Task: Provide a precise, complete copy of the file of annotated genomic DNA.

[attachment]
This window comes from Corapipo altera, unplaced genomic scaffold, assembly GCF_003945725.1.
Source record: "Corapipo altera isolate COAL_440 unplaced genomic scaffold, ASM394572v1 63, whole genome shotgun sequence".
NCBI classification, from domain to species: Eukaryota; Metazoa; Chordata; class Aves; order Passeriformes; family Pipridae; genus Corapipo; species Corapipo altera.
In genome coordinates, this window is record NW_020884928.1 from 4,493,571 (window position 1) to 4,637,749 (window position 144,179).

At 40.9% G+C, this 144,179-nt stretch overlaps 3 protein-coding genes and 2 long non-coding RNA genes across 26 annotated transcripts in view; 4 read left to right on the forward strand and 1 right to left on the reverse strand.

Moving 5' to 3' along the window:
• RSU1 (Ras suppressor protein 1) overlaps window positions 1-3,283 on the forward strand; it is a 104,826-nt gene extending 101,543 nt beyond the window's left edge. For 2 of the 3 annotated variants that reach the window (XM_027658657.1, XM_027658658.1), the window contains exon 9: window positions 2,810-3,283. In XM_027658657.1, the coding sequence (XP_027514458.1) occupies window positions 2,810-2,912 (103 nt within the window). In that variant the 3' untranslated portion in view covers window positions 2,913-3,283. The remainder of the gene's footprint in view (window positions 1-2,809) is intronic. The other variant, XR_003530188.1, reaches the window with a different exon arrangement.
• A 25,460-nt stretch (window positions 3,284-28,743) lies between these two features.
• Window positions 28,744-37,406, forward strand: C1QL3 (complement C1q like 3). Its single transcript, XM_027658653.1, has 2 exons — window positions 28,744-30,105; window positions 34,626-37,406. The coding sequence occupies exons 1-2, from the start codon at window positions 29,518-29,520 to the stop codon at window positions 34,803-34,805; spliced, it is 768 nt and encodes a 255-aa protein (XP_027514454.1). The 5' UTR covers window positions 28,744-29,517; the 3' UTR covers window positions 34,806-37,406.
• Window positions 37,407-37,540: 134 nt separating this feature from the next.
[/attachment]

This window comes from Corapipo altera, unplaced genomic scaffold, assembly GCF_003945725.1.
Source record: "Corapipo altera isolate COAL_440 unplaced genomic scaffold, ASM394572v1 63, whole genome shotgun sequence".
NCBI classification, from domain to species: Eukaryota; Metazoa; Chordata; class Aves; order Passeriformes; family Pipridae; genus Corapipo; species Corapipo altera.
In genome coordinates, this window is record NW_020884928.1 from 4,493,571 (window position 1) to 4,637,749 (window position 144,179).

At 40.9% G+C, this 144,179-nt stretch overlaps 3 protein-coding genes and 2 long non-coding RNA genes across 26 annotated transcripts in view; 4 read left to right on the forward strand and 1 right to left on the reverse strand.

Moving 5' to 3' along the window:
• RSU1 (Ras suppressor protein 1) overlaps window positions 1-3,283 on the forward strand; it is a 104,826-nt gene extending 101,543 nt beyond the window's left edge. For 2 of the 3 annotated variants that reach the window (XM_027658657.1, XM_027658658.1), the window contains exon 9: window positions 2,810-3,283. In XM_027658657.1, the coding sequence (XP_027514458.1) occupies window positions 2,810-2,912 (103 nt within the window). In that variant the 3' untranslated portion in view covers window positions 2,913-3,283. The remainder of the gene's footprint in view (window positions 1-2,809) is intronic. The other variant, XR_003530188.1, reaches the window with a different exon arrangement.
• A 25,460-nt stretch (window positions 3,284-28,743) lies between these two features.
• Window positions 28,744-37,406, forward strand: C1QL3 (complement C1q like 3). Its single transcript, XM_027658653.1, has 2 exons — window positions 28,744-30,105; window positions 34,626-37,406. The coding sequence occupies exons 1-2, from the start codon at window positions 29,518-29,520 to the stop codon at window positions 34,803-34,805; spliced, it is 768 nt and encodes a 255-aa protein (XP_027514454.1). The 5' UTR covers window positions 28,744-29,517; the 3' UTR covers window positions 34,806-37,406.
• Window positions 37,407-37,540: 134 nt separating this feature from the next.